After years of deliberation, Congress is poised to move a wide-ranging energy bill for the first time since 2007 after the Senate voted to convene a conference committee on July 12. The package includes longtime NMHC and NAA priorities for building energy efficiency and regulatory oversight.
Between last winter and this spring, the House and Senate passed widely-differing energy measures. But negotiations were stalled while the Senate determined how to proceed. Ultimately, Congress moved beyond the Senate deadlock by agreeing to remove controversial provisions that President Obama threatened to veto.
Energy Bill In-Depth
This energy legislation reflects a multi-year effort by NMHC/NAA focused on supporting building energy efficiency measures and reshaping federal involvement in the development of building codes. These efforts began with legislation introduced by Senators Rob Portman (R-OH) and Jeanne Shaheen (D-NH) in the prior Congress.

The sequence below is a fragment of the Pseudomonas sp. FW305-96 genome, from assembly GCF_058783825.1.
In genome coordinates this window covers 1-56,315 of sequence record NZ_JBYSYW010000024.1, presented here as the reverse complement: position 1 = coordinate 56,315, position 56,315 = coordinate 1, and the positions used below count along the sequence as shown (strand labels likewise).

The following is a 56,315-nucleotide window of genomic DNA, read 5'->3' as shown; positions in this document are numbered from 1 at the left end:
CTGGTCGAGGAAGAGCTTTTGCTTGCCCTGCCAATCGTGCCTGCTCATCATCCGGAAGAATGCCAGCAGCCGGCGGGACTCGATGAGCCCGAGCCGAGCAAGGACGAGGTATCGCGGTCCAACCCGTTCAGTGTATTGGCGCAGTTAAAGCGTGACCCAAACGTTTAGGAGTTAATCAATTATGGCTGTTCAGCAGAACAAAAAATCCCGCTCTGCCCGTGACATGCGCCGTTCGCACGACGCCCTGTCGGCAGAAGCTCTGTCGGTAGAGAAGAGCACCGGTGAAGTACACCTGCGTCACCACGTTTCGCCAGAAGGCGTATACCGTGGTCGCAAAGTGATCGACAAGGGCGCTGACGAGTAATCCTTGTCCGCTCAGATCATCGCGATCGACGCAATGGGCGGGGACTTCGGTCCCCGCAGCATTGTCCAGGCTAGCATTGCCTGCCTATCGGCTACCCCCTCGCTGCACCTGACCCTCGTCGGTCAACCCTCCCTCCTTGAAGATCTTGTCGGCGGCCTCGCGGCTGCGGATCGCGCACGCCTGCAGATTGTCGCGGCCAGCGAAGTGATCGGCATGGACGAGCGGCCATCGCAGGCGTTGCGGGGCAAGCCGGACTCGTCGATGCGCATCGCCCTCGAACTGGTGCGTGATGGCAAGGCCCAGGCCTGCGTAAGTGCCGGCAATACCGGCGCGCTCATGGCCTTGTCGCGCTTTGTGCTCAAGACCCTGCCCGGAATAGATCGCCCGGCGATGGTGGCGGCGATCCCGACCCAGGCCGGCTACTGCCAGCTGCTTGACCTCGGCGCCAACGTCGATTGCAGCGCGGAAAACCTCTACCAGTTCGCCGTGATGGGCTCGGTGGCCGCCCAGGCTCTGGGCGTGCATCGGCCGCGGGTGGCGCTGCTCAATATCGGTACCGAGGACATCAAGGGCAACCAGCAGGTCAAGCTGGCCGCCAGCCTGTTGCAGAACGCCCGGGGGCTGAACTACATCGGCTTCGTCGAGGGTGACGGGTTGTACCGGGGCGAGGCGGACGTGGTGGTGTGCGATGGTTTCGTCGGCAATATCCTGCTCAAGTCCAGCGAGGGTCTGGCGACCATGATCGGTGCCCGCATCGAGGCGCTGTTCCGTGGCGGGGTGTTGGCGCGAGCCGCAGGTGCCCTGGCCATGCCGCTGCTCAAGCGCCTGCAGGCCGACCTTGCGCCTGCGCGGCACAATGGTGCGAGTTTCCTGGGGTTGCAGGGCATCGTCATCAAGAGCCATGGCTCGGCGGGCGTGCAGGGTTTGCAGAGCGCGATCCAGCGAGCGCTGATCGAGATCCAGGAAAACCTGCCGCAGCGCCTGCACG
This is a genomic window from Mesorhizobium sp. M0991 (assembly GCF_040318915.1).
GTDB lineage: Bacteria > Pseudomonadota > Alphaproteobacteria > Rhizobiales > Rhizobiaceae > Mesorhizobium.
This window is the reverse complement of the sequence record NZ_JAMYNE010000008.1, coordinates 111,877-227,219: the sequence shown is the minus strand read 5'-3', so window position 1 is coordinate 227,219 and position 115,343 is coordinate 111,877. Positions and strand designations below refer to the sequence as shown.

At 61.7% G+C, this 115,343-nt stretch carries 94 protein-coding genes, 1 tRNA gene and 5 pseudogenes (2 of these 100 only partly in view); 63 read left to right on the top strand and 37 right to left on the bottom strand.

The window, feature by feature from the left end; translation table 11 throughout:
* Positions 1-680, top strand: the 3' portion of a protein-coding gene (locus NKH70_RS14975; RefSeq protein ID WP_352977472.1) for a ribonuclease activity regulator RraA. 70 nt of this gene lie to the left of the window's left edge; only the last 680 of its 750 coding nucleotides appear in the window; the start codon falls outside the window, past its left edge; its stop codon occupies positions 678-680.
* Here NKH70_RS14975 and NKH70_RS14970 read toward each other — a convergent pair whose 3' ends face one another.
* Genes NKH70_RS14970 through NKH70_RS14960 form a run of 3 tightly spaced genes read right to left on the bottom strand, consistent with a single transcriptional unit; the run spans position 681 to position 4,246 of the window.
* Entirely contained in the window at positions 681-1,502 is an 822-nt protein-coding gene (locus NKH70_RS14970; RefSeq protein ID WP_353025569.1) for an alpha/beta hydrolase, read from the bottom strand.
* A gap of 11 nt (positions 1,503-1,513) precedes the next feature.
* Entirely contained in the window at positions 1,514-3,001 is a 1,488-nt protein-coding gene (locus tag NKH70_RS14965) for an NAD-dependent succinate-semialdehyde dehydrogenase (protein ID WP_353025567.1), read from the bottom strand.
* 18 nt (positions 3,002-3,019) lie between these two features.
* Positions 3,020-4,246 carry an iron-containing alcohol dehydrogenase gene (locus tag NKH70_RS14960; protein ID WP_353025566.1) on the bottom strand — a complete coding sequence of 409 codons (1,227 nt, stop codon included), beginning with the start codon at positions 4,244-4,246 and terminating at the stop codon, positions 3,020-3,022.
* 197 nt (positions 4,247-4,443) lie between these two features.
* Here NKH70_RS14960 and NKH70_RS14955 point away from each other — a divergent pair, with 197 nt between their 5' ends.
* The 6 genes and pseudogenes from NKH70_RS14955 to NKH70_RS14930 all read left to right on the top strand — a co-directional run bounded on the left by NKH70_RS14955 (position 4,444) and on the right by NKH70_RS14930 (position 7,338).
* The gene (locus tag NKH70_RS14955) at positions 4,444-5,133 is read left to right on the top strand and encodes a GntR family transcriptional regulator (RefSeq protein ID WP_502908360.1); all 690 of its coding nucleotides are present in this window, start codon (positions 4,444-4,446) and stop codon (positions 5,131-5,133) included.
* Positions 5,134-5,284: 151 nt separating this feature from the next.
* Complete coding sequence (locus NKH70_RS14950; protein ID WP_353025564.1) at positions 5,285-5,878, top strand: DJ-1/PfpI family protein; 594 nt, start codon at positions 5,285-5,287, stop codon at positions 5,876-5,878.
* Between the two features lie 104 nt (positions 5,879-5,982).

Specifically, the bill includes important transparency provisions that require the Department of Energy (DOE) to solicit stakeholder input through a rulemaking process before establishing any energy efficiency building targets for building codes. The legislation also outlines criteria for analysis including cost effectiveness. In addition, the measure includes provisions related to energy efficiency metrics in property valuation, facilitating energy benchmarking and help on pending efficiency standards for residential gas-fired furnaces.
Environmental groups and the Administration, however, have criticized a multifamily industry-supported House provision. The provision would limit the DOE’s ability to advocate for onerous building codes and also require that any DOE-sponsored building code amendment meet a 10-year payback test.
NMHC/NAA will continue to advocate for the economically practical, technologically feasible code standard that the House adopted as conferees begin their deliberations.